# Computing the scalar curvature in 2D

Hi NGSolve users,
I would like to compute the scalar curvature of the boundary of a 2D mesh, e.g., for a circle of radius r I want to obtain -1/r. I am trying to use the angle between the two tangent vectors at each vertex, i.e. with specialcf.VertexTangentialVectors(2), but it seems that they are zero everywhere in 2D. Here I share my code:

bbndtang = specialcf.VertexTangentialVectors(2)
bbndtang1 = bbndtang[:,0]
bbndtang2 = bbndtang[:,1]

fescur = H1(mesh, order = 1, dirichlet = “slip”)
gfcur = GridFunction(fescur)

gfcur.Set(acos(bbndtang1*bbndtang2), BND)
Draw(gfcur)

Enrico

Set(…, BND) sets only on dirichlet boundaries (legacy reasons)
use Set(…, definedon=mesh.Boundaries(“.*”))
to set some function on all boundaries

Hi,

I thought I would jump in as I am a collaborator of Enrico. The Set function seems to work properly as it assigns a value of acos(0) to the boundary everywhere (acos(0)=pi/2). I double checked with the following code that includes the mesh:

shape = Rectangle(1,1).Face()
geo = OCCGeometry(shape, dim=2)
mesh = Mesh(geo.GenerateMesh(maxh=0.1))
Draw(mesh)

bbndtang = specialcf.VertexTangentialVectors(2)
bbndtang1 = bbndtang[:,0]
bbndtang2 = bbndtang[:,1]

fescur = H1(mesh, order = 1, dirichlet = “.*”)
gfcur = GridFunction(fescur)

gfcur.Set(acos(bbndtang1bbndtang2), definedon=mesh.Boundaries("."))
Draw(gfcur)

With this code, we obtain the following result as given in the picture. This means that bbndtang1*bbndtang2=0 everywhere, which does not make sense for the unit square.

Hi Enrico and Wouter,

the differential geometry features are growing quickly in NGSolve (thx Michi Neunteufel).

The

``````specialcf.VertexTangentialVectors(2)
``````

makes only sense to evaluate in vertices of 2D elements (in the plane or on surfaces). You can sum over trigs associated to a vertex, and sum up the interior angels. For internal vertices of flat meshes it sums up to 2 pi, on boundary points you get the internal angle.

Here is an example for computing scalar curvature on surfaces, you can use it very similar for your case:

https://jschoeberl.github.io/IntroSC/PDEs/Curvature.html

best, Joachim

Hi Joachim,

I took your recommendation and “hacked together” something that seems to compute the curvature. Do you have suggestions on how to improve this? For example, this does not work on curved meshes. Is there a better way to compute the interior angles?

``````# We use the following function space
h1 = H1(mesh, order=1)
u, v = h1.TnT()

# The following gridfunction contains the computed angles, i.e. arccos(n_L,n_R)
angle_gf = GridFunction(h1)

# We loop over all the vertices of the mesh (also the interior ones, even though that is useless)
for vertex_id in range(mesh.nv):
vertex = mesh.vertices[vertex_id].point

# We find the elements that are connected to the vertex
vertex_element_nrs = mesh.vertices[vertex_id].elements

# We start computing the interior angle of the vertex (2*pi for interior nodes, smaller for boundary nodes)
inner_angle = 0
for i in range(len(vertex_element_nrs)):
# We first extract the element
element_nr = vertex_element_nrs[i].nr
element = mesh.__getitem__(comp.ElementId(element_nr))

# We loop over the vertices in the element
vectors = []
for k in range(3):
vk = mesh.__getitem__(element.vertices[k]).point

# We only act if the chosen vertex is not the same as the boundary vertex
if sqrt((vertex[0]-vk[0])**2+(vertex[1]-vk[1])**2) != 0:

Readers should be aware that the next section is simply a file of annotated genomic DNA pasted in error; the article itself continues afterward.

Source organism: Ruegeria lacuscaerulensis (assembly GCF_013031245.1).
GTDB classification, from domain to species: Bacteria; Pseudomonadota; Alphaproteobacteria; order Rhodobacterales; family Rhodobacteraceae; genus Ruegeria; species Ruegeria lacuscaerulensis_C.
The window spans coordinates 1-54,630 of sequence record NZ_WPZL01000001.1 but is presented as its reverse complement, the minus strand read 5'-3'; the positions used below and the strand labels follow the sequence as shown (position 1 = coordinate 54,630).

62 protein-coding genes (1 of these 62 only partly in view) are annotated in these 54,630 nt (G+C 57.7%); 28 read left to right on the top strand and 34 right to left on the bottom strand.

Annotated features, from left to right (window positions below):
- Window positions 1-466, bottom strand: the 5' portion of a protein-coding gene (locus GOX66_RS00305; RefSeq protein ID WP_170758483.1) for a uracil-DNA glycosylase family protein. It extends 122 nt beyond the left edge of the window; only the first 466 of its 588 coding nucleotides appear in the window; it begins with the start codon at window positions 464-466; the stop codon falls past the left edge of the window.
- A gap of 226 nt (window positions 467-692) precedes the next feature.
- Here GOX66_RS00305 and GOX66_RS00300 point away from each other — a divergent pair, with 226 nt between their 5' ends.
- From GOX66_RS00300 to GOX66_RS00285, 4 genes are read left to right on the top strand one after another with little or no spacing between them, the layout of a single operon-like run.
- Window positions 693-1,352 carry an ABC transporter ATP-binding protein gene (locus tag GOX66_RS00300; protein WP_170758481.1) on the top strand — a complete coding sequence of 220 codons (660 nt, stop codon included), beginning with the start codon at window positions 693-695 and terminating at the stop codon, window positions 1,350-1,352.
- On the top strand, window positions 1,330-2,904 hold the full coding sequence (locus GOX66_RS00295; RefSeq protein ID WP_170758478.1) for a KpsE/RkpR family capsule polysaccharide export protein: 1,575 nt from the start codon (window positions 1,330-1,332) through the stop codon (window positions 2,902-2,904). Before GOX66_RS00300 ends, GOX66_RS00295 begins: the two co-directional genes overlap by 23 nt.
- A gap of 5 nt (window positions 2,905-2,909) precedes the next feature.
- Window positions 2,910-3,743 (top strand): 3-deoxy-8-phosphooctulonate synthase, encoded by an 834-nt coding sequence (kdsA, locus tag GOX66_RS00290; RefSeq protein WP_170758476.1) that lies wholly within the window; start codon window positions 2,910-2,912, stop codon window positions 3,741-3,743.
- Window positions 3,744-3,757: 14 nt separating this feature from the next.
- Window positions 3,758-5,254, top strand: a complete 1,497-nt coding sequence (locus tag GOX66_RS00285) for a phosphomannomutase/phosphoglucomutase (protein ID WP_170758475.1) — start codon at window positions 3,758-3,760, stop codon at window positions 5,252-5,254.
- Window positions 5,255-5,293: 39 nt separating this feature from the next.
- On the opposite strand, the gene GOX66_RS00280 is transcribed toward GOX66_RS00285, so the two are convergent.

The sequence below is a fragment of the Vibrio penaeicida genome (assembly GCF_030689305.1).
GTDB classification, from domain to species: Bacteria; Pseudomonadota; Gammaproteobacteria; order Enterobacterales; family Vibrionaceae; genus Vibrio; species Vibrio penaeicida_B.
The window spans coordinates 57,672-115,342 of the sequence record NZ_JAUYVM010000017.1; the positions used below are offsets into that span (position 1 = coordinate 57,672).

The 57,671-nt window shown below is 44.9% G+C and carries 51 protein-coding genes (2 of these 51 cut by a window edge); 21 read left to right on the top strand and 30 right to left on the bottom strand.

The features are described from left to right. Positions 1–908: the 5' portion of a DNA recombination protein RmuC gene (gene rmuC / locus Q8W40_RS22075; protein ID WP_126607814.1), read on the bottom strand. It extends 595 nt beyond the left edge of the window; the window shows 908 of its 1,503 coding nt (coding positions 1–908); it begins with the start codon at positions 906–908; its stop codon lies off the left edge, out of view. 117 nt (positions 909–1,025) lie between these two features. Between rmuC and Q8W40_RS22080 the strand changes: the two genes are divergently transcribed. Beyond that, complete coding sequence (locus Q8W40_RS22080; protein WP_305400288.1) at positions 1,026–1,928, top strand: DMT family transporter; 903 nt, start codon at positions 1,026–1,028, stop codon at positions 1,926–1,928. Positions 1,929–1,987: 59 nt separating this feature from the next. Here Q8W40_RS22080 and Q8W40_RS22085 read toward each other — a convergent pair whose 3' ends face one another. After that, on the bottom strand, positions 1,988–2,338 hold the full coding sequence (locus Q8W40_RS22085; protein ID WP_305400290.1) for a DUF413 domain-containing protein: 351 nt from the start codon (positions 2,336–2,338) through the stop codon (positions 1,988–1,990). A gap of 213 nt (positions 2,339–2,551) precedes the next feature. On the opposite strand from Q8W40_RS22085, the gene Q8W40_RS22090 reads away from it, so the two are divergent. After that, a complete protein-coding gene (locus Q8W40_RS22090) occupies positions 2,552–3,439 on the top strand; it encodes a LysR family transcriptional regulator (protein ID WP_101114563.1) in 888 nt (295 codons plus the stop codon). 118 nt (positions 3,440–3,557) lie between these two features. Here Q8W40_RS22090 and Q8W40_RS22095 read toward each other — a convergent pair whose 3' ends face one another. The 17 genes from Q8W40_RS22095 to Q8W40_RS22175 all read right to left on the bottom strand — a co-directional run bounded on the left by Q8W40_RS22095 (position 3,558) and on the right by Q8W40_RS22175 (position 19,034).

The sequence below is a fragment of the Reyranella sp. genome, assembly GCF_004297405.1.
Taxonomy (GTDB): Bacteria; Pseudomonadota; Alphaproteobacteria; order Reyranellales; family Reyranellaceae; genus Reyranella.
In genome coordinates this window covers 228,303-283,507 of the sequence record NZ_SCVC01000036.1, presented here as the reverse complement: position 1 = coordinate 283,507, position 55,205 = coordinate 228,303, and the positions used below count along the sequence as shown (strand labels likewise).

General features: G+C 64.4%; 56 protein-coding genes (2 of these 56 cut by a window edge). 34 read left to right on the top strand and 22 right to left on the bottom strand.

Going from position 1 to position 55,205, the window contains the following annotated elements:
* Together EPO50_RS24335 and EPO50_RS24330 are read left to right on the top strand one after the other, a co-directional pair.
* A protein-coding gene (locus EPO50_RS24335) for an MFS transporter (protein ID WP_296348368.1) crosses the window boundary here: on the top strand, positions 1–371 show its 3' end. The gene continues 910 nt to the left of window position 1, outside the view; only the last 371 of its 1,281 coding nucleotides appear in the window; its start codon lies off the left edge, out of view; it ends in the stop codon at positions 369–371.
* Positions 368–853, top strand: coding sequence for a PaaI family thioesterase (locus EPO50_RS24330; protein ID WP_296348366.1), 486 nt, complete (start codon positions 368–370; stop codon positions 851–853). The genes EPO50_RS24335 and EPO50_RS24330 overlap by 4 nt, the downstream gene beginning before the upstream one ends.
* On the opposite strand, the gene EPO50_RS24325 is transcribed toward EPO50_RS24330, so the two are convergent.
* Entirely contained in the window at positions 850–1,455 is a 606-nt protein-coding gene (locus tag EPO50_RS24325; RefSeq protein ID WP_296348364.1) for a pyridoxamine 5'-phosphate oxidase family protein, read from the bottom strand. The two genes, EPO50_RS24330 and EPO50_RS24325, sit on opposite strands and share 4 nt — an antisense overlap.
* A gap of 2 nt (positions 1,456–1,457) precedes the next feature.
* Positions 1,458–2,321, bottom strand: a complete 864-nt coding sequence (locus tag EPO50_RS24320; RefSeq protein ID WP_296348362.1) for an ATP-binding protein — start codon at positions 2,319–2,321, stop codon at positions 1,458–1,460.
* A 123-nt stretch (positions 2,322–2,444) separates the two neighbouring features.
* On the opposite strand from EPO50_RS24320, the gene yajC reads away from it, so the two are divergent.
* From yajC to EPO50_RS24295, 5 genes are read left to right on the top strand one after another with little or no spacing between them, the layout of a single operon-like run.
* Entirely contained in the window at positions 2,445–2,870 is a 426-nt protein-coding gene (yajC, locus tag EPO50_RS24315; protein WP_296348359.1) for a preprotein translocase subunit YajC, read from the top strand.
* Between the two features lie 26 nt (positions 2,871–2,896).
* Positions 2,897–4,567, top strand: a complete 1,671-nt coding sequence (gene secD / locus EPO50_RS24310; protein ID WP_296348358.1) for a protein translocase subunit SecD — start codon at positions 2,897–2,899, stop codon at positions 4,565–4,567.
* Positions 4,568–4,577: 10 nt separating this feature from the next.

# We store a vector pointing from the boundary vertex to the other vertex
vectors.append([vk[0]-vertex[0],vk[1]-vertex[1]])

# We compute the inner angle of the vertex in the element.
normalized_inner_product = (vectors[0][0]*vectors[1][0]+vectors[0][1]*vectors[1][1])/(sqrt(vectors[0][0]**2+vectors[0][1]**2)*sqrt(vectors[1][0]**2+vectors[1][1]**2))
inner_angle += (acos(normalized_inner_product)) % (2*pi)

# We store the inner angle only when we are on a boundary node, i.e. inner_angle != 2*pi
if inner_angle < 2*pi-1e-8:
# This one is a bit strange, a factor .5 appears to give the right solution. Not entirely sure why.
angle_gf.vec.data[vertex_id] = .5*(pi-inner_angle)

# We define the RHS of the variational formulation
f = LinearForm(h1)
f += v*angle_gf*ds(element_vb=BBND)
f.Assemble()

# We define the LHS of the variational formulation and solve the system.
gfu = GridFunction(h1)
mass = BilinearForm(u*v*ds).Assemble().mat
gfu.vec.data = mass.Inverse()*f.vec

# We return the curvature
return gfu
``````

Hi Wouter,

it is a very good exercise to computer the angle deficits from triangle vertices by hand.
To continue with curved triangles you can use (copied from my example above):

``````bbndtang  = specialcf.VertexTangentialVectors(2)
edgecurve = specialcf.EdgeCurvature(2)  # nabla_t t
``````

The first one gives the tangent unit vectors of the two edges in a vertex, the edges may be curved.

The second one gives you the curvature vector of the (curved) edge of the triangle.

Joachim

Hi Joachim,

Thank you for you answer. I managed to rewrite Wouter’s code using VertexTangentialVectors:

``````h1 = H1(mesh, order=order)
u, v = h1.TnT()
bt = specialcf.VertexTangentialVectors(2)
bt1 = bt[:,0]
bt2 = bt[:,1]

h1 = H1(mesh, order=order, dirichlet= "default")
u, v = h1.TnT()

f = LinearForm(h1)
f += -v*acos(bt1*bt2)*dx(element_vb=BBND)
f.Assemble()

for i in range(h1.ndof):
f.vec[i] += 2*pi
f.vec[i] = f.vec[i]  % pi
# set f = 0 on internal nodes
if (h1.FreeDofs()[i] != 0):
f.vec.data[i] = 0.
# We define the LHS of the variational formulation and solve the system.
gfu = GridFunction(h1)
mass = BilinearForm(u*v*ds).Assemble().mat
gfu.vec.data = mass.Inverse()*f.vec
``````

Now, we will extend this computation to high order using curved edges.
Enrico